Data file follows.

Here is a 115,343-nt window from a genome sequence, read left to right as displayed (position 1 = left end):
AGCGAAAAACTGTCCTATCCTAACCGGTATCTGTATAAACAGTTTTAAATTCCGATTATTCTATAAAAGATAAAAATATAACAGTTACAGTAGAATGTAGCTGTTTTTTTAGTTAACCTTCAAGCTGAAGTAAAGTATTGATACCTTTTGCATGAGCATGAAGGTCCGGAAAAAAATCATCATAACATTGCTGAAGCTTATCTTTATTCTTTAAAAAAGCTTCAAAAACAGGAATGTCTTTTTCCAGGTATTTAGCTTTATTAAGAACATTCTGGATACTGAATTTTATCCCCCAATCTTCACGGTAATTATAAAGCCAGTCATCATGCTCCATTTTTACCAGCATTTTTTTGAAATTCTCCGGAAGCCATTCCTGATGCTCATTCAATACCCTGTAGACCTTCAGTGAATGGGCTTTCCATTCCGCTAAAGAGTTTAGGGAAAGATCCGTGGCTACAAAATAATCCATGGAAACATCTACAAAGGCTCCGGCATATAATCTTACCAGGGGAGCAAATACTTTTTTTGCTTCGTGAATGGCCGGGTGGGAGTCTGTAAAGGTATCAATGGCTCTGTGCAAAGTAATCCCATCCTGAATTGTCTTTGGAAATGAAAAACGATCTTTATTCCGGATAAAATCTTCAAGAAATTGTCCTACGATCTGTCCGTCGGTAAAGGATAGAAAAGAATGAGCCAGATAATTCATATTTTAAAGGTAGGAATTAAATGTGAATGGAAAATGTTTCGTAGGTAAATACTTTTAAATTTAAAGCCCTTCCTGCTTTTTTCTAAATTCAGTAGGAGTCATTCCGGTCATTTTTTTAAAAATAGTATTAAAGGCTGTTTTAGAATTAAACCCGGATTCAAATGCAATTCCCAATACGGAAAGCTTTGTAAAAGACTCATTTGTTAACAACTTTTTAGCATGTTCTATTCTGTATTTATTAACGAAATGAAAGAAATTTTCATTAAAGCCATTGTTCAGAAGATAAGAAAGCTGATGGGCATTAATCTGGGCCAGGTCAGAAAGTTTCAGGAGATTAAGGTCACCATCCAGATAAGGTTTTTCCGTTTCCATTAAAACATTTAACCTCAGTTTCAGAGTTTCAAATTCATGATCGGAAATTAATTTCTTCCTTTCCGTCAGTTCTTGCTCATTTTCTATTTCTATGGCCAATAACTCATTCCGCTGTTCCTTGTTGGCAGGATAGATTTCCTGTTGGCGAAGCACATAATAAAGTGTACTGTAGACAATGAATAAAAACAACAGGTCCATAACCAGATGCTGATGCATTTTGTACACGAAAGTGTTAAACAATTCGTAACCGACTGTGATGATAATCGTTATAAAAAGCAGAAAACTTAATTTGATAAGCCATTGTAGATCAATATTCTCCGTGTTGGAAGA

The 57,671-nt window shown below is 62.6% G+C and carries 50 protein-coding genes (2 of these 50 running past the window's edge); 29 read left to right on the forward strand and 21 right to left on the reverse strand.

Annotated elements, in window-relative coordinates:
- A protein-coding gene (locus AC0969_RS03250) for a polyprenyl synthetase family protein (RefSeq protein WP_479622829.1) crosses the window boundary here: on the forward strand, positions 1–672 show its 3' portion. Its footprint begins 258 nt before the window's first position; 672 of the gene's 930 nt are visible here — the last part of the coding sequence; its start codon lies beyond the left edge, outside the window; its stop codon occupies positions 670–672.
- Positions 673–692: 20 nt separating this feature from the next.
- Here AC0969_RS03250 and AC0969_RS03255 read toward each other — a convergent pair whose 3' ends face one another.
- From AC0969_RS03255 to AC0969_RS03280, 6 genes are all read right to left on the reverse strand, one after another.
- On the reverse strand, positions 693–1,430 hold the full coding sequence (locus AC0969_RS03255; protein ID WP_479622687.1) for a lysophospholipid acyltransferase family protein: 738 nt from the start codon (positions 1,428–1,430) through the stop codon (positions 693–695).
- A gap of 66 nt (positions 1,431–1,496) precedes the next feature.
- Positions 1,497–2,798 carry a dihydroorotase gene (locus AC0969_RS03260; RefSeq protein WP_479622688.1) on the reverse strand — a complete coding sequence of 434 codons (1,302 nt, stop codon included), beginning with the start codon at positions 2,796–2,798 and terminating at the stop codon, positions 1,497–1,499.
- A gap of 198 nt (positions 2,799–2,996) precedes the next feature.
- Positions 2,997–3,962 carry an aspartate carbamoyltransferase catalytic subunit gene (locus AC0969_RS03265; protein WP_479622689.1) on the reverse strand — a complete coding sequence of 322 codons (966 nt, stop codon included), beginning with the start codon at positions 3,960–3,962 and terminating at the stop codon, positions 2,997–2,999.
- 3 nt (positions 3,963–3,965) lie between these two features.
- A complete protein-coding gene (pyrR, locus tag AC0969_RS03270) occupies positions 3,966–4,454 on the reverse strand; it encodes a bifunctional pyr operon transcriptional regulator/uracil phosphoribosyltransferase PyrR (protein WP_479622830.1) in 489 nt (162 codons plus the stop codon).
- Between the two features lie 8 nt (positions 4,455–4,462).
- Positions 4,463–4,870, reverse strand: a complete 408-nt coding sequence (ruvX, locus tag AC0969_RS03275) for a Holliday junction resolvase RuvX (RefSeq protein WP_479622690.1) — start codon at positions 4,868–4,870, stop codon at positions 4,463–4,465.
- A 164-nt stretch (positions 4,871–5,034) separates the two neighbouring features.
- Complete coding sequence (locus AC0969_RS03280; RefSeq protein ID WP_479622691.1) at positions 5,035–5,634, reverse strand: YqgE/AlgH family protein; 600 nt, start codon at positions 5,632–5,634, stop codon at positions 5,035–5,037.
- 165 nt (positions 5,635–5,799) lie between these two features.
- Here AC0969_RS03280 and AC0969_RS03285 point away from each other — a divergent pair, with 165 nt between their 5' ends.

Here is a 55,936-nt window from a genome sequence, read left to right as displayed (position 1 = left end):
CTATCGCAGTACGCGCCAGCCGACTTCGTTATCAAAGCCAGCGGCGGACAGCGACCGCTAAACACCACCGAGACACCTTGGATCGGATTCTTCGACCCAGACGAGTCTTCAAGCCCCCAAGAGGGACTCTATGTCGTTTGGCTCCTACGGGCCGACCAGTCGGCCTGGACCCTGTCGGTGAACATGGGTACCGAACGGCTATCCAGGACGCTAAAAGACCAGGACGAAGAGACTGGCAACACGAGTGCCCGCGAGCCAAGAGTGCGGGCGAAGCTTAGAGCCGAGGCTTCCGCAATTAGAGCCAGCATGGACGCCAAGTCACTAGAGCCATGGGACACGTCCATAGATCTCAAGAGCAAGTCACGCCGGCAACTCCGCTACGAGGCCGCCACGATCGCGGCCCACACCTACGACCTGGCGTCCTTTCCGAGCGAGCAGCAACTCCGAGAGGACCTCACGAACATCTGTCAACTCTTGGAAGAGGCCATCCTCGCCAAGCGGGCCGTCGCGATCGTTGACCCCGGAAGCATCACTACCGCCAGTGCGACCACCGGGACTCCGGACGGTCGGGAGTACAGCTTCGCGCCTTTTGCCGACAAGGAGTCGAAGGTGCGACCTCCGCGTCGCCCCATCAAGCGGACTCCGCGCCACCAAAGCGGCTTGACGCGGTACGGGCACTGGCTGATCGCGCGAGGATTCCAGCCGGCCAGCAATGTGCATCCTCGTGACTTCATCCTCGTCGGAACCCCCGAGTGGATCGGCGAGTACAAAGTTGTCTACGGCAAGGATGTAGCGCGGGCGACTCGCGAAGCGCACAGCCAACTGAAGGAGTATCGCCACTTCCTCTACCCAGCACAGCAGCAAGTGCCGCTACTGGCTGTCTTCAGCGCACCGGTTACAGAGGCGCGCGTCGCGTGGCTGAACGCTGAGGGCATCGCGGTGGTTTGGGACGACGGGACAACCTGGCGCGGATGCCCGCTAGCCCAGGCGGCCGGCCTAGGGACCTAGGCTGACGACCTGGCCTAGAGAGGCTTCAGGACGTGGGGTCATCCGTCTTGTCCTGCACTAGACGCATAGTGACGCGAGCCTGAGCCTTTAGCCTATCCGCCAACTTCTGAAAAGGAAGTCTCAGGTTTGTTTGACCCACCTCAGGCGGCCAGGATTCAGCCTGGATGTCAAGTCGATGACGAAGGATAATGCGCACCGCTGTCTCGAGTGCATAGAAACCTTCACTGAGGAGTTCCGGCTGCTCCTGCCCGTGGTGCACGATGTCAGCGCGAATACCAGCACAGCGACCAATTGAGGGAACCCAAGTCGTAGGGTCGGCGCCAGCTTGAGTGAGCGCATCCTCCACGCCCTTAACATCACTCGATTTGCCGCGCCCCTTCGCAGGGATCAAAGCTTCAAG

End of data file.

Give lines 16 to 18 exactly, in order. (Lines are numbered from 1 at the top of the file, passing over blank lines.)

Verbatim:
- Between the two features lie 8 nt (positions 4,455–4,462).
- Positions 4,463–4,870, reverse strand: a complete 408-nt coding sequence (ruvX, locus tag AC0969_RS03275) for a Holliday junction resolvase RuvX (RefSeq protein WP_479622690.1) — start codon at positions 4,868–4,870, stop codon at positions 4,463–4,465.
- A 164-nt stretch (positions 4,871–5,034) separates the two neighbouring features.